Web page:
To commemorate Press Freedom Day in May 2009, President Obama expressed his support for the “brave men and women of the press who labour to expose truth”. Noting the oppression and abuse they face, he went on to say “Emblematic examples of this distressing reality are figures like J.S. Tissainayagam in Sri Lanka…”
Well now the Government of Sri Lanka has shown just how it responds to soft pressure by the US President by orchestrating a 20 year sentence for hard labour for this courageous journalist.
Tissainayagam’s crime was to challenge the Government. Reminiscent of the gulag approach of the former Soviet Union? But why should we be surprised? When the urbane former Sri Lankan Ambassador to the UN spoke openly about Sri Lanka being influence by the Chechen model, few called him to task. To remind those who may have forgotten this is what the Times war correspondent said about the Chechen war: “The war in Chechnya – it was like nothing I had ever seen before. In terms of the scale of violence, fear, and horror, it left anything in my experience so far behind as to make it almost insignificant. You can grade conflicts according to intensity if you desire: low, medium, and high. Chechnya blew the bell off the end of the gauge, and revealed an extreme of war to me that I had no conception of. Afterwards my understanding of conflict was never quite the same again. It was indeed a glimpse from the edge of hell.” And now the “model” is being exported even further!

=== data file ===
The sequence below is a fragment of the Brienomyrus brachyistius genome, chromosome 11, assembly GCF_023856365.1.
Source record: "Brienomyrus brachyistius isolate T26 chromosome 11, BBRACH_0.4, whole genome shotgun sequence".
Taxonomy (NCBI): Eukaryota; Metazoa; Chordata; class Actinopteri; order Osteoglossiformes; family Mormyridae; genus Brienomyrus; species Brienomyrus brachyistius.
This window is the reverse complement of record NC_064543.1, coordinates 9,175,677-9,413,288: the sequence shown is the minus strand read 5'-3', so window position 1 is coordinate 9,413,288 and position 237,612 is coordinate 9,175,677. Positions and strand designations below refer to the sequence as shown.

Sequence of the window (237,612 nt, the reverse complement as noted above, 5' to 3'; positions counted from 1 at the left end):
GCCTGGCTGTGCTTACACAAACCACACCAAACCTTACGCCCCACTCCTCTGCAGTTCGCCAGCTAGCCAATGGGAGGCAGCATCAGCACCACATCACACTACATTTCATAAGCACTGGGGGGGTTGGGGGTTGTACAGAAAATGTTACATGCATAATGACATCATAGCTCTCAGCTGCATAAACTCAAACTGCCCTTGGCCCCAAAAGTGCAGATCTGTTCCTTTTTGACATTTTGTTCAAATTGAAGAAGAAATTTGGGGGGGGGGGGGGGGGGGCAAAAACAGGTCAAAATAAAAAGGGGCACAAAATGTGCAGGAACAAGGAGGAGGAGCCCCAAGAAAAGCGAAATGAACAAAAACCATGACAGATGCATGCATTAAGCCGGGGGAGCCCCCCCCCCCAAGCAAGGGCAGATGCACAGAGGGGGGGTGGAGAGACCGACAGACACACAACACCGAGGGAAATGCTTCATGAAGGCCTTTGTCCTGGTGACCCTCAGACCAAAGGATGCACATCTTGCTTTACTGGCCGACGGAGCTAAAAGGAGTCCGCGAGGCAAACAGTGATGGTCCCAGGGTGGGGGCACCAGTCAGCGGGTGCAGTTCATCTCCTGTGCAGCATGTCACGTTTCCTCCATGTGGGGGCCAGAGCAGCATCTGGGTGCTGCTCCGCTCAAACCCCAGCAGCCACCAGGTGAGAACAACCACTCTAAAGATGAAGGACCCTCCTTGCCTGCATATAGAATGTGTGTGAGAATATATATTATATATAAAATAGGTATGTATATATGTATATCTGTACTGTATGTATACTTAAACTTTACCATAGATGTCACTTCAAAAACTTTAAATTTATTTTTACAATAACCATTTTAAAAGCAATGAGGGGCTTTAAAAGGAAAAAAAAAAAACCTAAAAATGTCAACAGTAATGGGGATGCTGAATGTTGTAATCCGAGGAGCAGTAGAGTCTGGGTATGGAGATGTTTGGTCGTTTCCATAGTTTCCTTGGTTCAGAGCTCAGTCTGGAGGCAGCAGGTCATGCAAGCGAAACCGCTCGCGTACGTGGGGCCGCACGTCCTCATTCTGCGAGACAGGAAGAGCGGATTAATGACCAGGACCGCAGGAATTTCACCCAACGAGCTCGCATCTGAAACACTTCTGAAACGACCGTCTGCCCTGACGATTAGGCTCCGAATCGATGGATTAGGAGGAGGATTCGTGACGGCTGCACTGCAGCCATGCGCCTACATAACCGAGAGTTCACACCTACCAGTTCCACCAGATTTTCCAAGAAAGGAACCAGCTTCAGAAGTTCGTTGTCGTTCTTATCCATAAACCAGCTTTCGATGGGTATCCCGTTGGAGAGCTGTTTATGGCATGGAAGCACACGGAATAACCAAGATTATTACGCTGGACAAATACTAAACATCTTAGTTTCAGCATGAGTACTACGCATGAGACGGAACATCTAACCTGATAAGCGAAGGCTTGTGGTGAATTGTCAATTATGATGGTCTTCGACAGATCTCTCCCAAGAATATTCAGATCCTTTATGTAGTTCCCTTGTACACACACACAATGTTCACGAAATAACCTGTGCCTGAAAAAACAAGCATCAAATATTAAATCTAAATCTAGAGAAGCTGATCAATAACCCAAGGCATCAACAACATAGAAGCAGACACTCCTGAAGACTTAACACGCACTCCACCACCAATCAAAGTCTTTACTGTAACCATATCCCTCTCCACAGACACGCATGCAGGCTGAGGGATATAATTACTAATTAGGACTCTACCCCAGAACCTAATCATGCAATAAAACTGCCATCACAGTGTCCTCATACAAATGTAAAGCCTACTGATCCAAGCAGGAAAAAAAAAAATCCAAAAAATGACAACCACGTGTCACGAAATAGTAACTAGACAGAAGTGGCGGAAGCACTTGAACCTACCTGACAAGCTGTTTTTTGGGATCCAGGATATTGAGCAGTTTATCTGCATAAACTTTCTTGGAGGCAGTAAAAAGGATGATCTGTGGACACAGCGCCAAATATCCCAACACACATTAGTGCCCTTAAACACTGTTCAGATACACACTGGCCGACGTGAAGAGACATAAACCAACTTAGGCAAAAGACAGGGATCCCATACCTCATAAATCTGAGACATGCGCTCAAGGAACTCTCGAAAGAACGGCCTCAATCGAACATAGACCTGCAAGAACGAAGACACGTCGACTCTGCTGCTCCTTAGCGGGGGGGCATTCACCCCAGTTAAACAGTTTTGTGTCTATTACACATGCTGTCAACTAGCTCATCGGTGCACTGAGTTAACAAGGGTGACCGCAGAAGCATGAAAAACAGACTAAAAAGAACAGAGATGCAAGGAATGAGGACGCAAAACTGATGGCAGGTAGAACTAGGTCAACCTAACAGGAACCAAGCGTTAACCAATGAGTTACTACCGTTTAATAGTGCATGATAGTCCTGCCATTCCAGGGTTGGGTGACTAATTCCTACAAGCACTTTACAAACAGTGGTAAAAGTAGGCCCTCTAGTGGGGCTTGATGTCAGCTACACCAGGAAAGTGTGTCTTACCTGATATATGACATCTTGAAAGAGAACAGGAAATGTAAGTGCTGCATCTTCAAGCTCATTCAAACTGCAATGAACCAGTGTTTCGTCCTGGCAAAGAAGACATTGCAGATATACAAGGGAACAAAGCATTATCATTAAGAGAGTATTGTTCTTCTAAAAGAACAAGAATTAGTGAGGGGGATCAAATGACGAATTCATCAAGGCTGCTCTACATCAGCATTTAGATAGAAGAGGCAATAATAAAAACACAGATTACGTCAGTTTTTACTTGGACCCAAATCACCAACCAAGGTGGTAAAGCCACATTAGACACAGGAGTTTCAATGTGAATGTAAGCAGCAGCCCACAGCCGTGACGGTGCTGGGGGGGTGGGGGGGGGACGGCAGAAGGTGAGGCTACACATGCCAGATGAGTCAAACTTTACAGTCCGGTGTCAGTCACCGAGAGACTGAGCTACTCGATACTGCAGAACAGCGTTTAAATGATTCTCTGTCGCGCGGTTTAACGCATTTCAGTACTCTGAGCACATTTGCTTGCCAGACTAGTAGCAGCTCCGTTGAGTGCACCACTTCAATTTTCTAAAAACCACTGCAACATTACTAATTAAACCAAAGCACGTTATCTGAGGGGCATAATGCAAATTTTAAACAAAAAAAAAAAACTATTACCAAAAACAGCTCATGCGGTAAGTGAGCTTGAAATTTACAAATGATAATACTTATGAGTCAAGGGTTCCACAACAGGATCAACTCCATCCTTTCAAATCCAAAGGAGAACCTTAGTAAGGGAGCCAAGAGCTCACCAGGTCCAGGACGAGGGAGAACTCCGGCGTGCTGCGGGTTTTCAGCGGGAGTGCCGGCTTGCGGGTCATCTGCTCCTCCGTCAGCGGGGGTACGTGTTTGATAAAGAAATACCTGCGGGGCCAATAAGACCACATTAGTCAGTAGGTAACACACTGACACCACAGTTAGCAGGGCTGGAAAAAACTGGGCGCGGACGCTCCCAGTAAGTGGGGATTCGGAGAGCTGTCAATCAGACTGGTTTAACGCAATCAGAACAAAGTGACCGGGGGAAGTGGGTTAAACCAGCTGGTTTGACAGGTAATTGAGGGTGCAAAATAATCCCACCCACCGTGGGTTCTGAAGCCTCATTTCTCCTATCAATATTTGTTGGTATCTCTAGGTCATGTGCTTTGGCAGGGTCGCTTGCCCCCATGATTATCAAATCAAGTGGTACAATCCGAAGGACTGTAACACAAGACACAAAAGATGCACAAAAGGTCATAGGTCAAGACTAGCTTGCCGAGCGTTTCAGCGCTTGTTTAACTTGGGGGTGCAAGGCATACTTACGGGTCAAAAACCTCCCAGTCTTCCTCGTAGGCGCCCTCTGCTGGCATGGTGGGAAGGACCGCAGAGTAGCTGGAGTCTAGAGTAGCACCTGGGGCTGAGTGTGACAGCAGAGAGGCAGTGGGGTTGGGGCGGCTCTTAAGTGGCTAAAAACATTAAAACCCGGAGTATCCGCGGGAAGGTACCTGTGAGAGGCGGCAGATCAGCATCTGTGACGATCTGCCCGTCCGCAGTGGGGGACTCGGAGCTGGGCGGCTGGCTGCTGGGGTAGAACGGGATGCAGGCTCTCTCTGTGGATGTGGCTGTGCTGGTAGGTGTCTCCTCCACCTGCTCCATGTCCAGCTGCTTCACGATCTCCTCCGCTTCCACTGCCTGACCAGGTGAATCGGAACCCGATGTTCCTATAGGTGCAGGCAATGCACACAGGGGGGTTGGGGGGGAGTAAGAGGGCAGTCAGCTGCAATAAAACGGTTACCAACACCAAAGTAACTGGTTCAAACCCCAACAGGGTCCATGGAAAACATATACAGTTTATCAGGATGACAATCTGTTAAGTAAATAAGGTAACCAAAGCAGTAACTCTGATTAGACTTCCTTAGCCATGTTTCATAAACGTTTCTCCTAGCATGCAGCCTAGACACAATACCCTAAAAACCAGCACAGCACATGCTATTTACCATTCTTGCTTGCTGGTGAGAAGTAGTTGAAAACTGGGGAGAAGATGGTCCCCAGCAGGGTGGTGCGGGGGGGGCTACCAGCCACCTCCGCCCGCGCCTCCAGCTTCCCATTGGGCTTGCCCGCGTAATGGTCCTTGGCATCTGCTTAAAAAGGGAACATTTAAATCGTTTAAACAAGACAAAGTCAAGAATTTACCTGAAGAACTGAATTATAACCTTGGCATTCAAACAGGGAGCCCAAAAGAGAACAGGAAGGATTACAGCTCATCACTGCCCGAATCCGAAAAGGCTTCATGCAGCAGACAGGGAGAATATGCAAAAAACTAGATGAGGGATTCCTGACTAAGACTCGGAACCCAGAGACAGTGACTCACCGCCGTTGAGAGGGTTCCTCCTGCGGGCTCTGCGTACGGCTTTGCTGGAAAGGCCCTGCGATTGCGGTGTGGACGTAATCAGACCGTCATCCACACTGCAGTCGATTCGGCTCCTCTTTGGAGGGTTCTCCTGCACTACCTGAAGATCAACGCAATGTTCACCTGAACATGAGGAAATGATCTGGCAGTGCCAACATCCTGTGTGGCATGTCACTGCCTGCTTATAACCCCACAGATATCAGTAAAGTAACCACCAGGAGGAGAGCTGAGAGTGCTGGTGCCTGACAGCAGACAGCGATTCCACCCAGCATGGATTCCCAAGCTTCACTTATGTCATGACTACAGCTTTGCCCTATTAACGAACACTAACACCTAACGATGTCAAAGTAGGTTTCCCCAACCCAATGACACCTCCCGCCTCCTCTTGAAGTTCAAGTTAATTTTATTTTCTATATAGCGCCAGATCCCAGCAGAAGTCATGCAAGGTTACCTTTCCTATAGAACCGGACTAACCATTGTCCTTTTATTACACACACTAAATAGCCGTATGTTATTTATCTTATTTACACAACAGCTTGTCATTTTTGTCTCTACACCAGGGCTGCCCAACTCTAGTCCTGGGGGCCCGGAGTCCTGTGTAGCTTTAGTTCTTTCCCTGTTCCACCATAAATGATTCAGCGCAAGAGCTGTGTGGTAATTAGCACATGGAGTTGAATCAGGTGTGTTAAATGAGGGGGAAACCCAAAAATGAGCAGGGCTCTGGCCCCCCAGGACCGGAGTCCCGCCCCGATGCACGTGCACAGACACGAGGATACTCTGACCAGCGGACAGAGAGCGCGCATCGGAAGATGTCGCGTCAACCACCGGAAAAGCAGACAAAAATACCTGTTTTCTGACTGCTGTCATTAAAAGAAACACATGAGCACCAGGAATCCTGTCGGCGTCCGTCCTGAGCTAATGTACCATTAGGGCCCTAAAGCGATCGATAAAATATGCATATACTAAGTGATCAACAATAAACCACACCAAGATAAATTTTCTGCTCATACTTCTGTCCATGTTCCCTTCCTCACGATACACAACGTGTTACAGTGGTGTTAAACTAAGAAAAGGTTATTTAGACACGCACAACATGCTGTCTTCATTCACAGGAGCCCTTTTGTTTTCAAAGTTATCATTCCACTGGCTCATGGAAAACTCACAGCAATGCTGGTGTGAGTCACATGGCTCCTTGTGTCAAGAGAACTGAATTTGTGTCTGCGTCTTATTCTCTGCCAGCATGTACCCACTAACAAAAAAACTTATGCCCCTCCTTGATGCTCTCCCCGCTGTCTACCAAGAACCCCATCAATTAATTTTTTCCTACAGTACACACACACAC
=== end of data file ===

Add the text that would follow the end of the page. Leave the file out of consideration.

Put simply, the reason Sri Lanka feels able to ignore the USA because it isn’t serious about the pressure it is applying. Back in May Secretary of State Hillary Clinton said: “I think that the Sri Lankan Government knows that the entire world is very disappointed that in its efforts to end what it sees as 25 years of conflict, it is causing such untold suffering.”
Three months later, some 280,000 Tamil civilians are languishing in internment camps from which the media and most humanitarian relief organizations are excluded, but where highly insanitary conditions are known to prevail, especially since torrential flooding in mid-August. But Secretary Clinton is silent, while Robert Blake, Assistant Secretary, Bureau of South and Central Asian Affairs, says only that the US has “had continuing dialogue with the Government of Sri Lanka about the conditions in the camp and the need to release all of the IDPs who are there now and to allow them to be resettled as quickly as possible back to their homes”, and is “surprised” by President Rajapaksa’s reluctance to pursue political reconciliation until after presidential elections are held, probably in January.”
Much worse, the U.S. Trade Representative and Commerce Department have announced an Oct. 13-14 conference in Colombo for U.S. investors interested in Sri Lanka, urging U.S. companies and financiers to “Make Sri Lanka Your Next Business Stop.” This event will “provide U.S. firms a unique opportunity to be among the first investors in the newly opened regions of Sri Lanka’s Northern and Eastern Provinces.”
So now we have a new phrase which stresses the upside of ethnic cleansing!
And we really wonder why this softly-softly approach isn’t working?